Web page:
These actions are not carried out to save money or to rid society of “undesirables”. Rather they are done because the lives of those concerned are deemed to be no longer worth living. Remember, the purpose of life-sustaining treatment is precisely that: to sustain life. If such treatment is deemed to be of no benefit to the patient, it must be because a prior decision has been made that life itself is of no benefit to them and hence life-sustaining treatment is not in their best interest. Indeed, a doctor who did not make such a decision would arguably be in violation of his duty of care. Under these circumstances, what kind of moral sense does it make to force patients to die slowly when they could do so quickly with compassion and care? Why allow any vulnerable patient to suffer a slow death when a quick and painless one could easily be provided were non-voluntary euthanasia to be legalised?

When doctors medically foreshorten life in this way they do so actively and not just passively. This is often denied and their actions are said to have nothing to do with euthanasia. It is argued that they are in fact doing nothing at all – other than “letting nature take its course” or “omitting” to act. Yet the idea that withdrawing ventilator support or other forms of life-sustaining treatment from a patient is not an action is absurd. Switches must be flipped, drips removed. Positive acts such as these that lead to patients dying take place regularly in Irish hospitals. These should not be denied but acknowledged and embraced as humanitarian interventions for some patients.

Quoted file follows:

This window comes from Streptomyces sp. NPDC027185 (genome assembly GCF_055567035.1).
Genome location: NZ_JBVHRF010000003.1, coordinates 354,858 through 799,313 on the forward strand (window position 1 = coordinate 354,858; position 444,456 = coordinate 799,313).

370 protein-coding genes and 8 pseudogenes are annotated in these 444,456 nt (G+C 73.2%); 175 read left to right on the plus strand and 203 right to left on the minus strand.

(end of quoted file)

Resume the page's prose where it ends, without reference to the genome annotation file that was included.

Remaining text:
So how are these actions justified in a society where euthanasia itself is so vehemently opposed by some sections of society?

One important argument used to square this apparent circle is that doctors who withdraw treatment can be deemed to be morally righteous if they do so with the aim of relieving the patient’s suffering rather than taking away their life. It is claimed that the legalisation of euthanasia is wrong because it enables doctors to act with the transparent intention of killing.

This is also a weak argument. Remember that when a decision is made either not to provide or to withdraw life-sustaining treatment, there has already been a prior judgment that the patient’s life is no longer worth living.